Housing and Construction Economic Update
Self-Taught MBA: News and stats about the good, not so bad, and not too ugly economic conditions for our industry at present and into the near future.
Here’s a round-up of news and statistics about the good, not so bad, and not too ugly economic conditions for our industry at present and into the near future. We all know these are the good old days for the construction industry, and it seems the status quo will hold for a bit longer. As always, some clouds loom in the horizon, none too big or gray. Our source for most of these stat is economist, Elliot F. Eisenberg, Ph.D.
New home sales in September came in at a seasonally adjusted annual rate of 667,000, the highest level since 10/07! Sales were up 18.9% from August, the largest monthly percentage gain in almost 28 years. While some of the 26% sales rise in the South to 405,000, representing 61% of all new home sales, was hurricane related, and this is a volatile series, sales are up a decent 8.6% YTD.
As Measured by the Conference Board, October consumer confidence came in at 125.9, the highest reading since 12/00. This elevated level is a result of rising equity and home prices and an unemployment rate of just 4.2%, its best level since 2/01. A similar measure put out by the University of Michigan is at its best level since early 2004, and Bloomberg’s Consumer Comfort index is near its post-recession high. That’s good news for the economy in general.
For the first time since 1978, a first-term president hasn’t reappointed the incumbent Fed chair. Instead, President Trump will appoint existing Fed governor Powell. He will continue the process of gradual rate rises established by outgoing chair Yellen, but offer a lighter regulatory touch. As Yellen’s term as a Fed governor doesn’t end until 2024, I sincerely hope she stays. It would be the first time that’s happened since 1948. As usual with this administration, unchartered waters ahead.
Pending home sales were flat in September and that was the highlight of the report. The index is at its lowest level since 1/15, and has declined Y-o-Y in five of the last six months. Moreover, in the Northeast the index is down 2.4% Y-o-Y, and is down 2.5% Y-o-Y in the Midwest. In the South, pending sales are off 5% Y-o-Y, and out West they are 2.9% weaker Y-o-Y. In general terms, while housing has performed very well, it’s not doing quite as well as the rest of the economy.
October’s 261,000 net new jobs was good, as were upward revisions to August and September totaling 90,000. Unemployment fell to 4.1%, its lowest level since 12/00, the broadest measure of unemployment fell to 7.9%, tops since 12/06, and job growth over the past three months has averaged a solid 162,000. But, wage growth was zero and Y-o-Y wages increases are an anemic 2.4%. Nonetheless, rates rise a quarter-point in December. Mixed economic signals, full employment and stagnate wages. Interest rates hikes looming. Always a cooling influence on housing.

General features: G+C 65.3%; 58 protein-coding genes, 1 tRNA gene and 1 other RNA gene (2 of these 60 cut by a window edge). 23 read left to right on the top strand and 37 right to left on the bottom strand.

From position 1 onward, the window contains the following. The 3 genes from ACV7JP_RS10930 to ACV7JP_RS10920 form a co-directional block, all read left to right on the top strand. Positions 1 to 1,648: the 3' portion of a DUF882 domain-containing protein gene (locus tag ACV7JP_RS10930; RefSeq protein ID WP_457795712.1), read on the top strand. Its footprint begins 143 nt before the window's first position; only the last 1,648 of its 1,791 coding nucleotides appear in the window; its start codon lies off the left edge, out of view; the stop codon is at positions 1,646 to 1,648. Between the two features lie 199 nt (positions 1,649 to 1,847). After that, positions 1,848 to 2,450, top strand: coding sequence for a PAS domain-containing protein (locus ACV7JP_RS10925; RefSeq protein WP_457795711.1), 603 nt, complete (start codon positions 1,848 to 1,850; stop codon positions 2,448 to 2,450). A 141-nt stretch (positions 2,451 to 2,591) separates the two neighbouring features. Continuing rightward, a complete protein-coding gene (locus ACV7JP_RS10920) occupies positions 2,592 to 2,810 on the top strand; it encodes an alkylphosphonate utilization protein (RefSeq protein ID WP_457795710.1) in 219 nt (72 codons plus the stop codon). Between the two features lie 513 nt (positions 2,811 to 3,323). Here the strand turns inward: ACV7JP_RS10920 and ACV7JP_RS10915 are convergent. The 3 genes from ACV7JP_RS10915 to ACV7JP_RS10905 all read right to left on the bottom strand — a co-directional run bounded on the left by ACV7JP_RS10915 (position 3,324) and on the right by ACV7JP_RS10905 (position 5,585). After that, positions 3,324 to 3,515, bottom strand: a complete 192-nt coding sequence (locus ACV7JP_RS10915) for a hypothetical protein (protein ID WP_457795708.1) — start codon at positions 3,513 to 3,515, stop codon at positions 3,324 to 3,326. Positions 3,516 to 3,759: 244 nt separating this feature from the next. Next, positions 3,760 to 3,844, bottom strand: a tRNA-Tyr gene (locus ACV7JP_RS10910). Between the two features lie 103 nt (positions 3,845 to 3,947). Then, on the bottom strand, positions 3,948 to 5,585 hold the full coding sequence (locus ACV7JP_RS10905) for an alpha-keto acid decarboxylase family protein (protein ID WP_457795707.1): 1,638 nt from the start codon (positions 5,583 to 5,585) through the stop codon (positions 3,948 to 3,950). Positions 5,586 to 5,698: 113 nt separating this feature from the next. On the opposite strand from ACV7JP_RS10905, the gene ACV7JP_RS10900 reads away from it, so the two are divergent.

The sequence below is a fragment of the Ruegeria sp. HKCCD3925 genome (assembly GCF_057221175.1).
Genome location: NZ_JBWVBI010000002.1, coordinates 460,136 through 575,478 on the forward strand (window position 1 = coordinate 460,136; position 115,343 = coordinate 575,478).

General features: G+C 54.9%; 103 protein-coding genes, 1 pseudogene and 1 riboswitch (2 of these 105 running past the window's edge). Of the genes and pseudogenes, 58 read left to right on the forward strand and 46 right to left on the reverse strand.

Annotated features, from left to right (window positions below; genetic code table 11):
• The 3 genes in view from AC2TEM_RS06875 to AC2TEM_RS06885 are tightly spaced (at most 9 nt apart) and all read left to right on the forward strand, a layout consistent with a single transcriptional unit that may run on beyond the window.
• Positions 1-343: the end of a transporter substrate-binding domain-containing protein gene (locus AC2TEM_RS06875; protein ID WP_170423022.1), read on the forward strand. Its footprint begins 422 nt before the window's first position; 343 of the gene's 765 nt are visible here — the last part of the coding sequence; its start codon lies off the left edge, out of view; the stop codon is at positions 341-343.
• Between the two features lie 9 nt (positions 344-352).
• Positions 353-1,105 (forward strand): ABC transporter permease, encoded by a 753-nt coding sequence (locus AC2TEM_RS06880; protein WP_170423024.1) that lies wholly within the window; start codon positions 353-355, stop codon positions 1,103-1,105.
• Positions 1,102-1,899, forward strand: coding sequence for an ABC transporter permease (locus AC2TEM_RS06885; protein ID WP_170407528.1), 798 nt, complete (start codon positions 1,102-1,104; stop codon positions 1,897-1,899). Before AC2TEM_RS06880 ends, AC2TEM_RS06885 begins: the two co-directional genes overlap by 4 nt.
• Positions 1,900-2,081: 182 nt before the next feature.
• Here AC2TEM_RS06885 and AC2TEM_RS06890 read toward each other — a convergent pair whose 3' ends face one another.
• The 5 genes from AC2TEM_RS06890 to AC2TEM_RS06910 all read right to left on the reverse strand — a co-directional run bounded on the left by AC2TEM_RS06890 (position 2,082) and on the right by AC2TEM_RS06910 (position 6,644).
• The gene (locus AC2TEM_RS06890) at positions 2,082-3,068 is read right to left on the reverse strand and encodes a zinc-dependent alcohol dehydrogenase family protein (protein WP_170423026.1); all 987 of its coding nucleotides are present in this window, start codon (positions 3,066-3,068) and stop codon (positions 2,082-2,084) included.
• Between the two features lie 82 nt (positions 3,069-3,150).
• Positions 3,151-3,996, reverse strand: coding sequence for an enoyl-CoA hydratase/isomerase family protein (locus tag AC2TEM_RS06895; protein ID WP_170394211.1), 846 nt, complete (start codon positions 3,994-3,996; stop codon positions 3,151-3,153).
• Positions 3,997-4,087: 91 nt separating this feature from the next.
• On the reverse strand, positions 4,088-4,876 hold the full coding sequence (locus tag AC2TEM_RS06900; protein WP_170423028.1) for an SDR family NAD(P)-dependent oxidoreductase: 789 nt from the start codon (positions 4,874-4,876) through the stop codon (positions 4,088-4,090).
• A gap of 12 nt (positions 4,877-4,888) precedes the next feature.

The standard deduction in 2017, if married is $12,700; $6,350 if single. Trump proposes doubling it. This will eliminate itemizing for married households with deductions between $12,701 and $25,400. Based on 2015 data, the average itemizing household with AGI of between $50,000 and $100,000 has $22,872 in deductions, including $7,007 in mortgage interest. These households will stop itemizing, enjoying lower taxes but not benefiting from any deductions including mortgage interest. A proposed curb on the mortgage deduction and property tax caps are important reasons why the National Homebuilders Association (NAHB) has been in a panic about the Trump Tax proposal.
Trulia Tests the Trump Touch
In a recent economic analysis run by Trulia, the residential real estate internet site, the Trump Bump has not touched the housing market. In fact, according to Trulia, housing markets have performed slightly worse under Trump’s first year than Obama’s final four. They write, “The ‘Trump Bump’ is missing from the housing market. When looking at our aggregate housing market index (described below), just 1,021 counties have improved over the past year, while 1,299 are doing at least slightly worse.” So, we’re doing well, although not as well as we were. Hopefully, the NAHB concerns will prove overwrought, and we have a few more years of prosperity ahead.
Now you’re up to date.